2nd internatinal Symposium on Palliative Care

Palliative Care: What, Who, When, How?

Robert Twycross


Introduction: The World Health Organization defines palliative care as an approach that improves the quality of life of patients and their families facing the problem associated with a life-threatening illness, through the prevention and relief of suffering by means of early identification and impeccable assessment and treatment of pain and other problems, physical, psychosocial and spiritual. Originally limited mainly to people with advanced cancer, palliative care now encompasses all forms of progressive incurable disease, based on need and not limited by diagnosis or prognosis, person-centred rather than disease-focused.

Prerequisites: In 2014, the World Health Assembly stressed the need for national health services to include palliative care within universal health cover. The essential prerequisites for delivery are (1) governmental policy, (2) drug availability, (3) education and training, (4) plans for implementation. Without all four, accessible palliative care for all who need it is not possible. Unfortunately, this is still the case in many countries. Further, because of limited government funding, much philanthropic and community support is necessary to enable palliative care to take root and flourish. There is also need to contend with the distaste many healthcare professionals feel when confronted with end-stage disease, and their reluctance to change the focus of care from disease control to comfort. Most healthcare professionals are unable to engage sensitively and skilfully in discussions about impending death. Palliative care should be seen as a partnership between experts: in relation to the disease, the clinicians are the experts but, in relation to the impact of the illness, the experts are the patient and family. Through listening to their story and their problems, the patient and family begin to shift from being passive victims to empowered persons. For this, good communication skills are essential. A sense of urgency, attention to detail, and deep compassion are all necessary.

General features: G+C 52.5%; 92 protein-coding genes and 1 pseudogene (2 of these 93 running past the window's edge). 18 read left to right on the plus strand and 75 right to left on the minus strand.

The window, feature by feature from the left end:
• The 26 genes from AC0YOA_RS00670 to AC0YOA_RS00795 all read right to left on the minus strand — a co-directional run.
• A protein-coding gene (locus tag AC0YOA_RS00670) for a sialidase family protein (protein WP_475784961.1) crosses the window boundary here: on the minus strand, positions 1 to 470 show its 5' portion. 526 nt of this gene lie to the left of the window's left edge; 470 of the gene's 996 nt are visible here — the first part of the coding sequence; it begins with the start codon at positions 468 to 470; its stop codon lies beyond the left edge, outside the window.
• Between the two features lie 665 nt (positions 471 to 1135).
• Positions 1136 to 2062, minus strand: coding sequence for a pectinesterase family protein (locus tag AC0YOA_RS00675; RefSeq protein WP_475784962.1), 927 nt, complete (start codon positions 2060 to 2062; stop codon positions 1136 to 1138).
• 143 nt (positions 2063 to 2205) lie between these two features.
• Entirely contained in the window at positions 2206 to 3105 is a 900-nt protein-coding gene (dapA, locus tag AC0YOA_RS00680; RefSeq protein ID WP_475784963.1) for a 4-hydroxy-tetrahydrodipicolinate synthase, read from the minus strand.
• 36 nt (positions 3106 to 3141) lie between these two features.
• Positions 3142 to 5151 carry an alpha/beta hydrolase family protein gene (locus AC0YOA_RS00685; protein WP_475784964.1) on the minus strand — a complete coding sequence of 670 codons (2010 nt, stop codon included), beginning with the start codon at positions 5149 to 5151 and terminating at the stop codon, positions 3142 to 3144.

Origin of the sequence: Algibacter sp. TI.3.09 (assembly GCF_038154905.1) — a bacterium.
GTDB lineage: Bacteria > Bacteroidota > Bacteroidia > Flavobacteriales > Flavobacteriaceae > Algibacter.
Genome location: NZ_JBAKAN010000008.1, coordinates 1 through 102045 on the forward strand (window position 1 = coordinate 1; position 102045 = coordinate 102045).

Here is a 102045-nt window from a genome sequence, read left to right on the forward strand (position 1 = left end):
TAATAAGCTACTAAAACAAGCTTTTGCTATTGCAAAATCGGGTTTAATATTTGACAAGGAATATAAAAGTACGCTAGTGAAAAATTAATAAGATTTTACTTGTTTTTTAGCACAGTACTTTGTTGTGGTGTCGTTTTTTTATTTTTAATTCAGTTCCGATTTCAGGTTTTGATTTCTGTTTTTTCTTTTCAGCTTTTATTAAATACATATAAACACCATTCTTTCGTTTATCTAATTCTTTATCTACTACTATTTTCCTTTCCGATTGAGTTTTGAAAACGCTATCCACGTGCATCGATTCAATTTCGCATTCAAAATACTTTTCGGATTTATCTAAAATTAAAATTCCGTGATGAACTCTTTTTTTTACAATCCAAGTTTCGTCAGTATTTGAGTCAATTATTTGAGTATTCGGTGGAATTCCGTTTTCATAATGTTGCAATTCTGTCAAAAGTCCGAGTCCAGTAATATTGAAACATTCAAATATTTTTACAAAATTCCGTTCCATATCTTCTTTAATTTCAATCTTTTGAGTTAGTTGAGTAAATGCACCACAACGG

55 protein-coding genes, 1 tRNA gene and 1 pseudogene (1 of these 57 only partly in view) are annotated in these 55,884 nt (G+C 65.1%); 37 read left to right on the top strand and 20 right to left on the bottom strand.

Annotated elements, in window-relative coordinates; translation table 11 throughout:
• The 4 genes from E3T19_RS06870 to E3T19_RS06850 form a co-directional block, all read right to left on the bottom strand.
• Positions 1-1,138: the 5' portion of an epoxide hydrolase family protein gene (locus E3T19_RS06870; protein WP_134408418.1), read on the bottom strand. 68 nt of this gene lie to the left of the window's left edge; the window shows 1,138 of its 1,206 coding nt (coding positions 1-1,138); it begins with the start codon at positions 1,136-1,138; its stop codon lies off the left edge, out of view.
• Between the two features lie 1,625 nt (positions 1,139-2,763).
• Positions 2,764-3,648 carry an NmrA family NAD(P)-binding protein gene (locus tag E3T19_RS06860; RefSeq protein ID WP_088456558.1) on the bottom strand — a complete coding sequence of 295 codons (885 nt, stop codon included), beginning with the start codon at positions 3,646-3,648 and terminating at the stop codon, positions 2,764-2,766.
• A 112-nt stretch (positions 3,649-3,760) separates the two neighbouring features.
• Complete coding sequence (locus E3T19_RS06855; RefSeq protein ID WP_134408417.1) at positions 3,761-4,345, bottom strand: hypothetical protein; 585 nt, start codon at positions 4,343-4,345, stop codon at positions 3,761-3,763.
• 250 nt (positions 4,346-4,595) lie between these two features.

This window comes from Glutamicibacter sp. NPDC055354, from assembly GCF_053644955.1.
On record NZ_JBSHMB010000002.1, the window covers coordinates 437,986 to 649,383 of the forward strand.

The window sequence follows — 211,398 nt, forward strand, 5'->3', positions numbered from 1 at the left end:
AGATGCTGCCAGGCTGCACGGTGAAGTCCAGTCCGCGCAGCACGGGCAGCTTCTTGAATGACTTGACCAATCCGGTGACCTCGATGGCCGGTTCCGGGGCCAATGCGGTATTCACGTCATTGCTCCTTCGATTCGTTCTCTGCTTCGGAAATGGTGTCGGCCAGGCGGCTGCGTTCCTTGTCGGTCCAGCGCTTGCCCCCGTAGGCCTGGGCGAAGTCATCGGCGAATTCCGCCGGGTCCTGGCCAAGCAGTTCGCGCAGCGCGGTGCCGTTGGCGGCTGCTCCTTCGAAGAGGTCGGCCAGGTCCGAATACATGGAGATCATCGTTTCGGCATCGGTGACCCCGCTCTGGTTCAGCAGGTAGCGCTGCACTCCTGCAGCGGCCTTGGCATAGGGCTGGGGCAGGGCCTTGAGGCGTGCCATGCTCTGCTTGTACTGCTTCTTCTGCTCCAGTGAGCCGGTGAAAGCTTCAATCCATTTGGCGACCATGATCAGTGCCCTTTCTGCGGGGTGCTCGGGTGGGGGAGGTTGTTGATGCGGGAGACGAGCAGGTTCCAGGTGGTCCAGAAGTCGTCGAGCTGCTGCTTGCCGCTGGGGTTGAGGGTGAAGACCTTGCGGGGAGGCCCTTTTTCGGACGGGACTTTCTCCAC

Conclusion: To respond adequately to the need for palliative care in the population, a public health approach is necessary, with the emphasis on supporting patients and families in their homes. However, there is also need for centres of excellence with inpatient beds, day care, and outpatient clinics supported by trained community nurses, healthcare assistants and volunteers. The role of such centres is to train healthcare personnel and to provide ‘pro-active’ palliative care throughout the host hospital. Palliative care must be part of the basic and postgraduate training of all healthcare students and professionals. Regrettably, the underlying values of the healthcare system tend to be incompatible with compassion and caring. Although most healthcare professionals care deeply about their patients, the values of the system itself tend to be competition, rationalisation, productivity, efficiency and, often, profit. Healthcare has been ‘industrialized’, and there is little or no time for holistic care. All too often this leads to emotional exhaustion and cynicism in the professional carers. Thus, the long-term challenge of providing high-quality palliative care should not be under-estimated.





nd International Symposium on Palliative Care, Tbilisi, Georgia, 2019


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ISSN: 2346-8491 (online)